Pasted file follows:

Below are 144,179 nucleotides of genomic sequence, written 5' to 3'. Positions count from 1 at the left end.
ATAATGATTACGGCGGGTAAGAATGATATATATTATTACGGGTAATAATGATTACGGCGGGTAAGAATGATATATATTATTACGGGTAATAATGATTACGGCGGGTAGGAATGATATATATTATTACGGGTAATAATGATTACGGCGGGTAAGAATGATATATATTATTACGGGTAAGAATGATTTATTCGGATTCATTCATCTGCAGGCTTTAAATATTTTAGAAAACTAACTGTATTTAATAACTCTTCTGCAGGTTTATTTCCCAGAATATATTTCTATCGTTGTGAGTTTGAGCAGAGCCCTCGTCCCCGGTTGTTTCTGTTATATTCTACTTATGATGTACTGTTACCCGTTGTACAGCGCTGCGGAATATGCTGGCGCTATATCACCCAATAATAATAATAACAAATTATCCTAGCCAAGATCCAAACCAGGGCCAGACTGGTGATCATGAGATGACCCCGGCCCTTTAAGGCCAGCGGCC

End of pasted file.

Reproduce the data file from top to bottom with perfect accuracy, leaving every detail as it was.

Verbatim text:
Below are 144,179 nucleotides of genomic sequence, written 5' to 3'. Positions count from 1 at the left end.
ATAATGATTACGGCGGGTAAGAATGATATATATTATTACGGGTAATAATGATTACGGCGGGTAAGAATGATATATATTATTACGGGTAATAATGATTACGGCGGGTAGGAATGATATATATTATTACGGGTAATAATGATTACGGCGGGTAAGAATGATATATATTATTACGGGTAAGAATGATTTATTCGGATTCATTCATCTGCAGGCTTTAAATATTTTAGAAAACTAACTGTATTTAATAACTCTTCTGCAGGTTTATTTCCCAGAATATATTTCTATCGTTGTGAGTTTGAGCAGAGCCCTCGTCCCCGGTTGTTTCTGTTATATTCTACTTATGATGTACTGTTACCCGTTGTACAGCGCTGCGGAATATGCTGGCGCTATATCACCCAATAATAATAATAACAAATTATCCTAGCCAAGATCCAAACCAGGGCCAGACTGGTGATCATGAGATGACCCCGGCCCTTTAAGGCCAGCGGCC